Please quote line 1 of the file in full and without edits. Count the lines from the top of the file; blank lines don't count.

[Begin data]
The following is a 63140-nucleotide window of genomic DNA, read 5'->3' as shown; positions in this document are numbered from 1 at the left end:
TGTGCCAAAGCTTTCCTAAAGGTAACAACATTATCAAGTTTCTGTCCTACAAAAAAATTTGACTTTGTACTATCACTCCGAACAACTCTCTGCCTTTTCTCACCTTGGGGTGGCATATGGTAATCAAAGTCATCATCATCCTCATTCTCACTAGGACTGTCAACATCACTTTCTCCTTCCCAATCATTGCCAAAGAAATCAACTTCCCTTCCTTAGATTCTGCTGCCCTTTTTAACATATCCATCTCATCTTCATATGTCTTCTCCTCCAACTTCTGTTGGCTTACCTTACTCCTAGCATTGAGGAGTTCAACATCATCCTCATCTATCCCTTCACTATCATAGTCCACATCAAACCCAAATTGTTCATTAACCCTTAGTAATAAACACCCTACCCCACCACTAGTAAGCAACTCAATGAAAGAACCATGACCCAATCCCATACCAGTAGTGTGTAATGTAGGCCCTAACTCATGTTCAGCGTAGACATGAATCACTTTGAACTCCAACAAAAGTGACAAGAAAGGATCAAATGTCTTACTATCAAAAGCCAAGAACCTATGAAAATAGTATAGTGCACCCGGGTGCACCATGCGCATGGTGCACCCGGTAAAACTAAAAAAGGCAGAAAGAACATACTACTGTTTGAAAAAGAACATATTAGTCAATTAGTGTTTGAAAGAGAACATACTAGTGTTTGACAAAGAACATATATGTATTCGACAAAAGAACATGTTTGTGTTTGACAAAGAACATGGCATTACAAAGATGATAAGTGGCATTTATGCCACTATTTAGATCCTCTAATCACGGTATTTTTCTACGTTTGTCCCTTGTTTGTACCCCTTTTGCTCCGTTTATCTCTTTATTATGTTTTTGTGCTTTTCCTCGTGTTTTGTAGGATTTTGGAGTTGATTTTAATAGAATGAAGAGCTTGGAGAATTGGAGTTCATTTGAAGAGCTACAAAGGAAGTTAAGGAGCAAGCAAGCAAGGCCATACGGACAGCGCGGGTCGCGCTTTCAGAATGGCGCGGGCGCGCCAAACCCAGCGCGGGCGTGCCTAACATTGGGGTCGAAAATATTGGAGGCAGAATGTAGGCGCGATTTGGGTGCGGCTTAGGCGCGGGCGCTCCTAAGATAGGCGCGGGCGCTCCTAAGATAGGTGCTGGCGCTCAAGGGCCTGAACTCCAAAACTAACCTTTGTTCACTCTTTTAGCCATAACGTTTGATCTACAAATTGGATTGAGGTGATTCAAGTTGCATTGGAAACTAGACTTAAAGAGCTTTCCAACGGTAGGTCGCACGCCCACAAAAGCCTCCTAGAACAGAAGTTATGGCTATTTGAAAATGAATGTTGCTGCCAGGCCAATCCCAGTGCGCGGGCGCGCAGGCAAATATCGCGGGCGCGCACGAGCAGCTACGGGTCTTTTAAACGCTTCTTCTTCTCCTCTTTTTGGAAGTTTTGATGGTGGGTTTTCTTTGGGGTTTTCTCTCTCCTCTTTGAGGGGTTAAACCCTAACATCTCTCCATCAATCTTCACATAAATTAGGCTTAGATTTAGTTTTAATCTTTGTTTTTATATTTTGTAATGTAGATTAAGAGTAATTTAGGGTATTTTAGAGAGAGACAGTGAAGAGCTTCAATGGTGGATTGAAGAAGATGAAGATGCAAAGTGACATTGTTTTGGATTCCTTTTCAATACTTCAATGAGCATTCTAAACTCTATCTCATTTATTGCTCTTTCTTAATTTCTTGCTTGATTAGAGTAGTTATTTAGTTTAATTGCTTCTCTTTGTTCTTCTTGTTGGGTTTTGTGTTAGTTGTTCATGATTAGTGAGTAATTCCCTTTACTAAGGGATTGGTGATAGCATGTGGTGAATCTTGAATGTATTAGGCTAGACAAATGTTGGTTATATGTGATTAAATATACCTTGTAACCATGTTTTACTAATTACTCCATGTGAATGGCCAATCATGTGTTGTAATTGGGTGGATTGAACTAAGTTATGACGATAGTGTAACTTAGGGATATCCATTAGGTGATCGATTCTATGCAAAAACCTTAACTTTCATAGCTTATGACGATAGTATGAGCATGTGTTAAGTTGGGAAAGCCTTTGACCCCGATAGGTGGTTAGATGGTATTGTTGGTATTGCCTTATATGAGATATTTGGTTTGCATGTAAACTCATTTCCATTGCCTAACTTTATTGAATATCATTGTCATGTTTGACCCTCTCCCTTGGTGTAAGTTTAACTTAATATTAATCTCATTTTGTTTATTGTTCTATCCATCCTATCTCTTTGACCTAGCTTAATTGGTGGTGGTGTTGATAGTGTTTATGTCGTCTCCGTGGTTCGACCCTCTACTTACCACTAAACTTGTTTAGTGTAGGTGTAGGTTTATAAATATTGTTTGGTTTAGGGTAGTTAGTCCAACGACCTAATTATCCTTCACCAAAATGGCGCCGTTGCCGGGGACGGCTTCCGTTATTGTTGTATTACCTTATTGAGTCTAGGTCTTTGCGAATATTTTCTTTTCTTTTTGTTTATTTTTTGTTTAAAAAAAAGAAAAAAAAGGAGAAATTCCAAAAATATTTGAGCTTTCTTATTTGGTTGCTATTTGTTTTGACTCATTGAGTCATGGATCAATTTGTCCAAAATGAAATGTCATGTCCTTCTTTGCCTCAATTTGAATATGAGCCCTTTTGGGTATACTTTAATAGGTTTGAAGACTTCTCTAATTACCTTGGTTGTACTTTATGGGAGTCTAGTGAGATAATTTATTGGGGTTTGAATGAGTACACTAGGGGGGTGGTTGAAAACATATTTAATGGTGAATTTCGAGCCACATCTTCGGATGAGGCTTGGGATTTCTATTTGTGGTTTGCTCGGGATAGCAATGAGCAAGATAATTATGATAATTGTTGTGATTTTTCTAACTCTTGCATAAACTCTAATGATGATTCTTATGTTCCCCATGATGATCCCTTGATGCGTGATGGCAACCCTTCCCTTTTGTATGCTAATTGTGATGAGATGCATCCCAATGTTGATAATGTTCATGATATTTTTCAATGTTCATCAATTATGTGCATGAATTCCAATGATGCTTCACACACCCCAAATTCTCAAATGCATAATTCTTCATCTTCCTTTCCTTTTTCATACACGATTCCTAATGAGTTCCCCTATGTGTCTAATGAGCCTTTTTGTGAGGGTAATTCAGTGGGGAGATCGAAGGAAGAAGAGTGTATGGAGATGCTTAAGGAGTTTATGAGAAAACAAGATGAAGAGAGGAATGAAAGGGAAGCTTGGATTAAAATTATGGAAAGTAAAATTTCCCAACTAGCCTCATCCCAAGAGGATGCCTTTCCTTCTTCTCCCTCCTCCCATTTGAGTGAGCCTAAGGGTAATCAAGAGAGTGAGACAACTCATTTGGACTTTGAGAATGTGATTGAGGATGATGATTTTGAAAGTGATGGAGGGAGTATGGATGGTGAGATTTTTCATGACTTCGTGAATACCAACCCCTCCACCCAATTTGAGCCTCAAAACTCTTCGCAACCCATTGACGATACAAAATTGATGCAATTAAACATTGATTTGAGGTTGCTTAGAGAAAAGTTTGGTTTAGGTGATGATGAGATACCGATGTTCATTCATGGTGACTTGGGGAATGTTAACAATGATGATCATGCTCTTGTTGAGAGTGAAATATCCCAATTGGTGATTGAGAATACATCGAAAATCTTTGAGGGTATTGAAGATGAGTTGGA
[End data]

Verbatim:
The following is a 63140-nucleotide window of genomic DNA, read 5'->3' as shown; positions in this document are numbered from 1 at the left end: